I want to bring in now CNN Legal Analyst, Areva Martin, and civil rights attorney and author of "Make It Rain," also Defense Attorney, Joe Tacopina, and former Federal Prosecutor, Renato Mariotti. I like that. Martin, Tacopina and Mariotti. That is a great law firm, right there.


I would go to that law firm. Good evening everyone. Joe, tell us your view, there is a lot swirling around, you know, about Michael Cohen, Michael Avenatti has a lot to say about him. What's your reaction from what you just heard from him?

JOE TACOPINA, DEFENSE ATTORNEY: Look, my reaction is, Michael Cohen is in deeper than he could ever imagined. He is not going to come out of this. He will get indicted. The self-inflicted wounds from that camp between Cohen, Giuliani, Trump is mind-boggling.

[23:15:00] Michael Avenatti is, you know, doing what he thinks is best for his client. But I, you know, honestly I think it's time now to all stay in our lanes. He is representing a porn star that had a consensual one night, you know, affair with a guy, the President who paid her $130,000. She now sued him to have that agreement set aside.

I'm not sure why he is talking about AT&T, paying Michael Cohen. The suspect is aisle thick as it is, because he was holding himself as lawyer for the President. You know, I'm just not sure where all that ties into Stormy Daniels. That is my initial reaction, Don, to be quite frank to you. That doesn't change the facts.

LEMON: What I said to him is $130,000. You always -- you always have to manage or think about weigh the risk versus the reward. So --

TACOPINA: Yes, you know, I said this to you the first time I was on your show about this, what is he fighting about? Does anyone think, I mean, is his base, and is his constituency, the ones who vote for him going to be offended that he had a one night affair with a porn star?

LEMON: No. TACOPINA: That means -- it's sort of track record stuff? Right?

LEMON: It's built into it. It is already doesn't -- well, I think it's, well, I mean, maybe it's -- listen, Areva, maybe he doesn't want to shake the tree or I don't know. Maybe -- I have no idea. What do you think?

AREVA MARTIN, CNN LEGAL CONTRIBUTOR: I don't know, Don. You had this lawsuit been settled months ago had Michael Cohen not removed the civil lawsuit that was filed in the Los Angeles Superior Court to Federal Court, had all of those things not happened maybe we wouldn't be here today talking about this pay for play. But look, we are here.

And the reality is Trump ran on a platform of draining the swamp, and now what we know is Trump and Michael Cohen, they are the swamp. And I agree with Joe, there doesn't seem to be a lot of relationship between these payments that Michael Cohen got from these large corporations to gain access to Donald Trump to the nondisclosure agreement which led to this lawsuit. But I think the American public wants to know and wants to know further about these payments in terms of who got the money, where this money went, and what it means politically. So I agree, legally not seemingly much, you know, that has to do with the lawsuit. But a lot to do with the American people.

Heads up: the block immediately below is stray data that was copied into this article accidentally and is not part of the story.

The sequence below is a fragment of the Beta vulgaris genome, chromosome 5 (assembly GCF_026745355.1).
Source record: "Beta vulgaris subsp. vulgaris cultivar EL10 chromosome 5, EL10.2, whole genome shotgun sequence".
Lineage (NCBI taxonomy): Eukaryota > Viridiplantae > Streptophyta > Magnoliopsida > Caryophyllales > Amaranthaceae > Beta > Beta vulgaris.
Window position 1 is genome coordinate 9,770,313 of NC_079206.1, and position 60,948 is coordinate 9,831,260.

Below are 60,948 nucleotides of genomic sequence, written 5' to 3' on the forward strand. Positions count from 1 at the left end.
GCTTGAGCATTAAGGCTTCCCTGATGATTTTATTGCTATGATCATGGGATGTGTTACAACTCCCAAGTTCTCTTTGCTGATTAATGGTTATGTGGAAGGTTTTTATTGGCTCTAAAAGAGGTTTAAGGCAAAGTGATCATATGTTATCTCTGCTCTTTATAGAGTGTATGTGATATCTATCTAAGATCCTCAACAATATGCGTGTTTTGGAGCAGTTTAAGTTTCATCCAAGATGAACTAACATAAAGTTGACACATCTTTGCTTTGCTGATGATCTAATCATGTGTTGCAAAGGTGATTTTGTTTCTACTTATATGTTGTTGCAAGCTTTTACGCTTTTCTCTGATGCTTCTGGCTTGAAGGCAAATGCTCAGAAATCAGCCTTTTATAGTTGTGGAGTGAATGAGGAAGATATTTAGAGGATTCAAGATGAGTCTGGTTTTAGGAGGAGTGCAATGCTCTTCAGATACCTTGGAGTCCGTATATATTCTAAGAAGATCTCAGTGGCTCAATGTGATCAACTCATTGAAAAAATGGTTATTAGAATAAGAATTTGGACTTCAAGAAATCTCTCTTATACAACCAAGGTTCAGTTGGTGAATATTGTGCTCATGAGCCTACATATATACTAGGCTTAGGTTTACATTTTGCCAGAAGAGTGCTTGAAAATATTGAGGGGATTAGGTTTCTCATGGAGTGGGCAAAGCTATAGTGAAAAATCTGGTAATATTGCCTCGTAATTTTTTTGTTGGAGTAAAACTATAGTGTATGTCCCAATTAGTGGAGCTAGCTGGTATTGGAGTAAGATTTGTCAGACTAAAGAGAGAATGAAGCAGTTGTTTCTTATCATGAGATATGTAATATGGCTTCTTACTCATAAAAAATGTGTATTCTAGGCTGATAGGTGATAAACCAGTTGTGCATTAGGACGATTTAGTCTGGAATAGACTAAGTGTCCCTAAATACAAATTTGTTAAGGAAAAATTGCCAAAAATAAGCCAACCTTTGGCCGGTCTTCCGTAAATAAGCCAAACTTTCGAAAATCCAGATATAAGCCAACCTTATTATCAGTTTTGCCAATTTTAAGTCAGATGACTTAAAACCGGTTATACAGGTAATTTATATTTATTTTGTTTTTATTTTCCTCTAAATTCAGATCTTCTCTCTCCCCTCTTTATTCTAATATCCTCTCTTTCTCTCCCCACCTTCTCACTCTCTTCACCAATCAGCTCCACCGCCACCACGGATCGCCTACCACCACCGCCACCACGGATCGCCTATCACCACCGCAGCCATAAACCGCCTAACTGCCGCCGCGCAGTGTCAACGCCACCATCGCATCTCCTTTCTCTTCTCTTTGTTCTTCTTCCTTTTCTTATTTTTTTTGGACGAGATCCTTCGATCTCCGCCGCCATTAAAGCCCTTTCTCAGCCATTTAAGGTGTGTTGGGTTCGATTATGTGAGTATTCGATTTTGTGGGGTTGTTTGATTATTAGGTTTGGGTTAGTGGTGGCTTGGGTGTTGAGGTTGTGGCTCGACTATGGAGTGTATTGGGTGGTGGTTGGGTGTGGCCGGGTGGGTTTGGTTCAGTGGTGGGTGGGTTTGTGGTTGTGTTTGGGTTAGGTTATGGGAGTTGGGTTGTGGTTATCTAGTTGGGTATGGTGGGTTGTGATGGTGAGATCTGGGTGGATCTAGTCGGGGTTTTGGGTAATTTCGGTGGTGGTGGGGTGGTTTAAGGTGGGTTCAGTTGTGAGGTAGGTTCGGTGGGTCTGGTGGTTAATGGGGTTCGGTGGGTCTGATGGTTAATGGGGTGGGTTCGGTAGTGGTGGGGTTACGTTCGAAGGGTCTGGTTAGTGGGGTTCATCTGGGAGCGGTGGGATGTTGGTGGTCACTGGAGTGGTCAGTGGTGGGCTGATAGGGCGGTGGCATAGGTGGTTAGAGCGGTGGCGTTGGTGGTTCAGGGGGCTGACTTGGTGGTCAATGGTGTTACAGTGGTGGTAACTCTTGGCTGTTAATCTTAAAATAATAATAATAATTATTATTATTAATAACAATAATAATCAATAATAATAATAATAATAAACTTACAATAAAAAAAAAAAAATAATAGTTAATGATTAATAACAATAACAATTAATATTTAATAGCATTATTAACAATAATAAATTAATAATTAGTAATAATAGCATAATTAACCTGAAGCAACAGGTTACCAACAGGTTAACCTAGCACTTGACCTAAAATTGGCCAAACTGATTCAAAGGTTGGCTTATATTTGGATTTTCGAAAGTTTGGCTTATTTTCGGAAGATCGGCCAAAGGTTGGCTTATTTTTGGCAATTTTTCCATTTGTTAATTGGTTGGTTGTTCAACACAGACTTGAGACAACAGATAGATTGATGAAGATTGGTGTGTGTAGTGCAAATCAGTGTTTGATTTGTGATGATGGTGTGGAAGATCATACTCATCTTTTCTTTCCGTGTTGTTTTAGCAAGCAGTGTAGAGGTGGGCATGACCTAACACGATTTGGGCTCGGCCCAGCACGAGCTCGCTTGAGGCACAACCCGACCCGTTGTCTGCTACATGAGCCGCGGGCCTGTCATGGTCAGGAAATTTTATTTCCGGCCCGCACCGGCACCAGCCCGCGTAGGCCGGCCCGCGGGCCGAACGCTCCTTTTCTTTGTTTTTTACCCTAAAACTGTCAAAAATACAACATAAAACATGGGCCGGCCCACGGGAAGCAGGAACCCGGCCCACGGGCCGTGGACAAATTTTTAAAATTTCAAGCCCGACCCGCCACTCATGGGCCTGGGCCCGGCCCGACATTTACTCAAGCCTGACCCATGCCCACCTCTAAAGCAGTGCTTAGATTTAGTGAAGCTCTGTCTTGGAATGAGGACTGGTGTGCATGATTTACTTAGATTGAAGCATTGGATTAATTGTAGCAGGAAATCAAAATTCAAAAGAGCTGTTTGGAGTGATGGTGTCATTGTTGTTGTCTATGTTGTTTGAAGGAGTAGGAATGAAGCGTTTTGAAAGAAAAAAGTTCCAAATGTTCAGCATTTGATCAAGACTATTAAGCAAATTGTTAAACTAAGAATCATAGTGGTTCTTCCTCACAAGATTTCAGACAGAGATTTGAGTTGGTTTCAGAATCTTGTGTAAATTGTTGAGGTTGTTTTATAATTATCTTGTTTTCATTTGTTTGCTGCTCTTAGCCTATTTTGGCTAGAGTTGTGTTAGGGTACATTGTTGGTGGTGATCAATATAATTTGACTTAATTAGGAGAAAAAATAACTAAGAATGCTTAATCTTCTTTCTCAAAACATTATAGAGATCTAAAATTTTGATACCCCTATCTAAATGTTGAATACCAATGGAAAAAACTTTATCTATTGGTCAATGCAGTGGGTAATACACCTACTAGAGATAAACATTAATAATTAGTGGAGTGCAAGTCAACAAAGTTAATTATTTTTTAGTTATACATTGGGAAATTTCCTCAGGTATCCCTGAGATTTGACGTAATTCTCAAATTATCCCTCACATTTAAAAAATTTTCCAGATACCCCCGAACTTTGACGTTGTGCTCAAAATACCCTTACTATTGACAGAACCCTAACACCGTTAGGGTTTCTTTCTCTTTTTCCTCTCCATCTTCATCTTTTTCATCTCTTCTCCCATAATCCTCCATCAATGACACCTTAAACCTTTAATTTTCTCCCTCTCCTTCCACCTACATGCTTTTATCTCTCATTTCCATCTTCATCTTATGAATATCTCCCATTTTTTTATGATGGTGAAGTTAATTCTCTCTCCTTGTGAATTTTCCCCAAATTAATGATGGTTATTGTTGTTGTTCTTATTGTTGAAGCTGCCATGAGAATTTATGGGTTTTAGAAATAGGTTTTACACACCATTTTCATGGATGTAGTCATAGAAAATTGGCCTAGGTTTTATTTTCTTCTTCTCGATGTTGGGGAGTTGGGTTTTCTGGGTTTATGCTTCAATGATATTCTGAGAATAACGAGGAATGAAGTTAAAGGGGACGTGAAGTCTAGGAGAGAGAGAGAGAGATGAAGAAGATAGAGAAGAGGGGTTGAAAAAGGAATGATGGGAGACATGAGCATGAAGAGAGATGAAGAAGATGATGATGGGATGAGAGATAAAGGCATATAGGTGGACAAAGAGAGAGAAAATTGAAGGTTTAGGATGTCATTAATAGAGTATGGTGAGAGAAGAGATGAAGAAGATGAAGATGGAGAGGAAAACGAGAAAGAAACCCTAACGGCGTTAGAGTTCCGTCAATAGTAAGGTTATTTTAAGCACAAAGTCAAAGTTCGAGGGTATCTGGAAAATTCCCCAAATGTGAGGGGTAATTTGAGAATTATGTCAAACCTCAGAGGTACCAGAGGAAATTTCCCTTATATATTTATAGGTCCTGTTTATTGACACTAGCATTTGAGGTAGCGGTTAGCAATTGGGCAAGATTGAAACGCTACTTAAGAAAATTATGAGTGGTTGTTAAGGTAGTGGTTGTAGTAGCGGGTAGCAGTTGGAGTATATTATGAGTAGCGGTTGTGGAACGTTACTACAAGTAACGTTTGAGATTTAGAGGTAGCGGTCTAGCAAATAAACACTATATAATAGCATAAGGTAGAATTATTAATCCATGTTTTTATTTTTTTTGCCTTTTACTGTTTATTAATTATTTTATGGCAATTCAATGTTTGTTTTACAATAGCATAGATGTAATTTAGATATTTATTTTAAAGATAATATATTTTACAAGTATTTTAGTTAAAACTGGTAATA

LEMON: Well, that is what I said.

MARTIN: I'd like to know what our President is doing and what his personal lawyer is doing to sell essentially the White House.

LEMON: That -- you're making my point. The risk versus the reward. Listen, think about it Renato, all this stuff about AT&T, about -- abo Novartis, about Columbus Nova, all this stuff, that came from Stormy Daniels' attorney, OK? So had this been settled we may not have known about that. That is what all I'm saying now.

TACOPINA: Well, no. Go ahead.

RENATO MARIOTTI, FORMER FEDERAL PROSECUTOR: Well, right. What I would say, Don, is just that, you know, really, you know, if I'm Michael Cohen sitting at home, I'm thinking to myself, I really need a new legal team, I need a better legal team. You know, really if I was on the opposite side of Michael Avenatti in this case I would have just settled this case very early on and just let her talk.

I mean, she -- now what's the end result here, she is ended up telling her story everywhere on television every day. This has dragged out. It's created a lot of problems for Cohen and Trump. They may have a deposition down the line. They're going to have discovery.

Cohen is facing -- you know, he is got a much bigger fish to fry. He is facing potential indictment in the Southern District of New York. And this is like death by a thousand cuts. Really, you know, what they should have done is settled early on, given her what she wanted, let her tell her dang story and then, just been silent and given Avenatti nothing to talk about. And you know, as a result of their foolish strategy, we're here on television months later still talking about this lawsuit and everything he said.

LEMON: Amen. So we knew about this, I think in November or December. At least the Special Counsel knew about it, right? Because he contacted AT&T, which is confirmed AT&T, they said, you know, they didn't contact me after that. And so we talk the matters over, we don't know. Maybe Mueller would never reveal this -- there is nothing there, who knows? But now, look, it's everywhere. Everyone knows about it.

So today the Vice President called for Mueller to wrap up his investigation for the good of the country. And just a short while ago, Chief of Staff, John Kelly, spoke to NPR about the Russia investigation saying the President was somewhat embarrassed by it. I mean it's an interesting choice of words, and I would imagine that the President might take issue with that. Do you think so, Joe?

TACOPINA: Yes, of course. I mean, you know, his closest advisers, his chief lawyer now says something contrary to what he says. You know, go on every television show known to man and then learn the facts. Normally it's the other way around. Normally we learn the facts about the case and then go on every television show known to man.